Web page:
Still, Missing You (1559)
Traveling through time and lace
Electroluminescent wire, silver coated thread, electrical wires, flesh body, void
Still, Missing You (1559) is an immersive light-lace environment, tackling craft conservation through a queer approach to textile making.
What does craft conservation look like in the 21st century?
How do we preserve historical craft knowledge while manifesting textile futures?
Applying a queer approach, the guiding principles are radical hybridity: traditional/innovative, garment/environment, object/subject, textile/light technology. The work uses Venetian lace patterns from one of the oldest known lace pattern books, Le Pompe, published in 1559. These patterns are worked in an electroluminescent wire, a light emitting material, creating a large scale lace environment. It is an open circuit meant to be completed by the touch of a human body. As you touch the different lace sensors in the environment, a variety of light patterns are triggered all around them. Using a non-fiber material with traditional lace making techniques, it pushes the boundaries of what is a textile. It injects traditional textile making into the realm of lighting design, interaction design and hi-tech. Further applying a queer approach, it offers eroticism as strategy: light, touch and sensors in the shape of hands seducing you, drawing you in for an immersive sensory experience.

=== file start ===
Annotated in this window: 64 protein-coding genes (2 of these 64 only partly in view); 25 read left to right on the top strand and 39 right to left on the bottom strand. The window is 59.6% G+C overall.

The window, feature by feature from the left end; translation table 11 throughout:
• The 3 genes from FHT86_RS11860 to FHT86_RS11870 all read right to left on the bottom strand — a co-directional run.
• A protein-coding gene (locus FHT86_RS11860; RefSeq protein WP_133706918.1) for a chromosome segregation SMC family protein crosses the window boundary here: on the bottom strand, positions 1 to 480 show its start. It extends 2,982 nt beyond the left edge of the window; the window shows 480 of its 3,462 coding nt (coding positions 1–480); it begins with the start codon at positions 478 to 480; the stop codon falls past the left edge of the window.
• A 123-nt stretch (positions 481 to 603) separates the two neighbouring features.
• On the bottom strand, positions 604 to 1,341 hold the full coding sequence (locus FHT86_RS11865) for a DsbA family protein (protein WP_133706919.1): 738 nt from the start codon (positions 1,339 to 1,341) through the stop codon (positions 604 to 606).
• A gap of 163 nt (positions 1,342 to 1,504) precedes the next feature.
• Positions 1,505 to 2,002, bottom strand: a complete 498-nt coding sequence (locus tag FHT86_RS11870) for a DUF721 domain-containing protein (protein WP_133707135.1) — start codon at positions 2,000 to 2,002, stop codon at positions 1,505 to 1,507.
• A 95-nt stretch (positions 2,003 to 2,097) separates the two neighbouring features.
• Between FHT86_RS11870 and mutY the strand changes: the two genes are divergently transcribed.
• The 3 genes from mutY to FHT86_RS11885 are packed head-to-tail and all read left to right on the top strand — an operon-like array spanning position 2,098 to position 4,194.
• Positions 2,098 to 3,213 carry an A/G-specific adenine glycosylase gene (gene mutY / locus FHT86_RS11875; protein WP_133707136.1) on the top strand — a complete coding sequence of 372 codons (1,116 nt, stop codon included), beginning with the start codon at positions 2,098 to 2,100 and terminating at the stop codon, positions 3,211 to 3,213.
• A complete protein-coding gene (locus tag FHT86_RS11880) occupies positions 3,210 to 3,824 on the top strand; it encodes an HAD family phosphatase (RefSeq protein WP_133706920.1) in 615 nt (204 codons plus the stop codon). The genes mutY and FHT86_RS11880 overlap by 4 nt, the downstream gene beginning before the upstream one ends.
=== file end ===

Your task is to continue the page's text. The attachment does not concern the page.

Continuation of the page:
Installation at Urban Zen, NYC. Photos by Shahrez Syed
Conductive lace touch sensors
Custom Tools for Queer Lace:
3D printed resin eastern European-style bobbins | Silicone cast large bobbins for EL lace | Beads and wooden skewers shuffle&match bobbins
Making one EL lace panel: 10 hours 20 minutes
Research and Process